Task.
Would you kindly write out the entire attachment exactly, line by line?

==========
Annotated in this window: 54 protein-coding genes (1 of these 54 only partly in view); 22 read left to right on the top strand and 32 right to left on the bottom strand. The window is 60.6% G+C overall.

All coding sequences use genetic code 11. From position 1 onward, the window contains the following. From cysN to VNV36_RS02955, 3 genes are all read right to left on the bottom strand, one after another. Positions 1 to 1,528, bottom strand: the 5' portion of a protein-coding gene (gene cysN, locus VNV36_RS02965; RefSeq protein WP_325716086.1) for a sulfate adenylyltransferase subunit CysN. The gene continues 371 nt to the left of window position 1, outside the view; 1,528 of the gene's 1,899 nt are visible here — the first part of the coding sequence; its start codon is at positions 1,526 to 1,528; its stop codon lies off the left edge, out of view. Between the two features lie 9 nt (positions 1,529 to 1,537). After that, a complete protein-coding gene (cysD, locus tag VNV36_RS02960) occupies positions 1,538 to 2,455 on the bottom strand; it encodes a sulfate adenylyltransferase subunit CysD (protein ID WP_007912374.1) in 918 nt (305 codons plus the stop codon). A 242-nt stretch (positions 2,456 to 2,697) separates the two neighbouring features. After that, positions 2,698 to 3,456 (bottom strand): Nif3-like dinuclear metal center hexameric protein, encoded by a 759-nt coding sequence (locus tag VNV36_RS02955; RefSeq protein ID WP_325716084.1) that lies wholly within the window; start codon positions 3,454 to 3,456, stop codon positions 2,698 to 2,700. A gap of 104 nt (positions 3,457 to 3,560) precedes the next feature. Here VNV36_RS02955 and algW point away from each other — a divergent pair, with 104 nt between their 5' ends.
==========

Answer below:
Annotated in this window: 54 protein-coding genes (1 of these 54 only partly in view); 22 read left to right on the top strand and 32 right to left on the bottom strand. The window is 60.6% G+C overall.

All coding sequences use genetic code 11. From position 1 onward, the window contains the following. From cysN to VNV36_RS02955, 3 genes are all read right to left on the bottom strand, one after another. Positions 1 to 1,528, bottom strand: the 5' portion of a protein-coding gene (gene cysN, locus VNV36_RS02965; RefSeq protein WP_325716086.1) for a sulfate adenylyltransferase subunit CysN. The gene continues 371 nt to the left of window position 1, outside the view; 1,528 of the gene's 1,899 nt are visible here — the first part of the coding sequence; its start codon is at positions 1,526 to 1,528; its stop codon lies off the left edge, out of view. Between the two features lie 9 nt (positions 1,529 to 1,537). After that, a complete protein-coding gene (cysD, locus tag VNV36_RS02960) occupies positions 1,538 to 2,455 on the bottom strand; it encodes a sulfate adenylyltransferase subunit CysD (protein ID WP_007912374.1) in 918 nt (305 codons plus the stop codon). A 242-nt stretch (positions 2,456 to 2,697) separates the two neighbouring features. After that, positions 2,698 to 3,456 (bottom strand): Nif3-like dinuclear metal center hexameric protein, encoded by a 759-nt coding sequence (locus tag VNV36_RS02955; RefSeq protein ID WP_325716084.1) that lies wholly within the window; start codon positions 3,454 to 3,456, stop codon positions 2,698 to 2,700. A gap of 104 nt (positions 3,457 to 3,560) precedes the next feature. Here VNV36_RS02955 and algW point away from each other — a divergent pair, with 104 nt between their 5' ends.